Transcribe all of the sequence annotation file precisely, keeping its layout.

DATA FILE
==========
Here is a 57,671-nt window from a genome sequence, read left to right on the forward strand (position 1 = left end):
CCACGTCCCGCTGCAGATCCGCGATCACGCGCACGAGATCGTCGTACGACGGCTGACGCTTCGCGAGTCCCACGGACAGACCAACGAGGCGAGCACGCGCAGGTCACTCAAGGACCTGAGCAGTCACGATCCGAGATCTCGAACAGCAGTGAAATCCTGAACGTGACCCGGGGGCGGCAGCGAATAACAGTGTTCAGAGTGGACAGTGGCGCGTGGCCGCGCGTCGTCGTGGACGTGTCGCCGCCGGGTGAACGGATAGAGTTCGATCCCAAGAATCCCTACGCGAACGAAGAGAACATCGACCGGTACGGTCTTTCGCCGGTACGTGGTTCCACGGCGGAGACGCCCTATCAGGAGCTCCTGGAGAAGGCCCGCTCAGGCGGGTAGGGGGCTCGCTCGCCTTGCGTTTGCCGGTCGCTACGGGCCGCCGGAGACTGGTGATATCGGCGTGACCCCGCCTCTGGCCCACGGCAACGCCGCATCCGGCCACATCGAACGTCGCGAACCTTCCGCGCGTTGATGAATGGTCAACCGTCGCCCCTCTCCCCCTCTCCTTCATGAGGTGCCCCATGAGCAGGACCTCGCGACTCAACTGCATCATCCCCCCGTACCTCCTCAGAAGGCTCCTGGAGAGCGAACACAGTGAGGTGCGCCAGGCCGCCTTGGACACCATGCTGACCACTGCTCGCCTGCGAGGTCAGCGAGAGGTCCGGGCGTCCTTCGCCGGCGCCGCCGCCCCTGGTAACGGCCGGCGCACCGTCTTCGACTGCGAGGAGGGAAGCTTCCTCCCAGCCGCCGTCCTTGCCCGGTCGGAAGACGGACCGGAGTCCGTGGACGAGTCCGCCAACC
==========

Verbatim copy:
Here is a 57,671-nt window from a genome sequence, read left to right on the forward strand (position 1 = left end):
CCACGTCCCGCTGCAGATCCGCGATCACGCGCACGAGATCGTCGTACGACGGCTGACGCTTCGCGAGTCCCACGGACAGACCAACGAGGCGAGCACGCGCAGGTCACTCAAGGACCTGAGCAGTCACGATCCGAGATCTCGAACAGCAGTGAAATCCTGAACGTGACCCGGGGGCGGCAGCGAATAACAGTGTTCAGAGTGGACAGTGGCGCGTGGCCGCGCGTCGTCGTGGACGTGTCGCCGCCGGGTGAACGGATAGAGTTCGATCCCAAGAATCCCTACGCGAACGAAGAGAACATCGACCGGTACGGTCTTTCGCCGGTACGTGGTTCCACGGCGGAGACGCCCTATCAGGAGCTCCTGGAGAAGGCCCGCTCAGGCGGGTAGGGGGCTCGCTCGCCTTGCGTTTGCCGGTCGCTACGGGCCGCCGGAGACTGGTGATATCGGCGTGACCCCGCCTCTGGCCCACGGCAACGCCGCATCCGGCCACATCGAACGTCGCGAACCTTCCGCGCGTTGATGAATGGTCAACCGTCGCCCCTCTCCCCCTCTCCTTCATGAGGTGCCCCATGAGCAGGACCTCGCGACTCAACTGCATCATCCCCCCGTACCTCCTCAGAAGGCTCCTGGAGAGCGAACACAGTGAGGTGCGCCAGGCCGCCTTGGACACCATGCTGACCACTGCTCGCCTGCGAGGTCAGCGAGAGGTCCGGGCGTCCTTCGCCGGCGCCGCCGCCCCTGGTAACGGCCGGCGCACCGTCTTCGACTGCGAGGAGGGAAGCTTCCTCCCAGCCGCCGTCCTTGCCCGGTCGGAAGACGGACCGGAGTCCGTGGACGAGTCCGCCAACC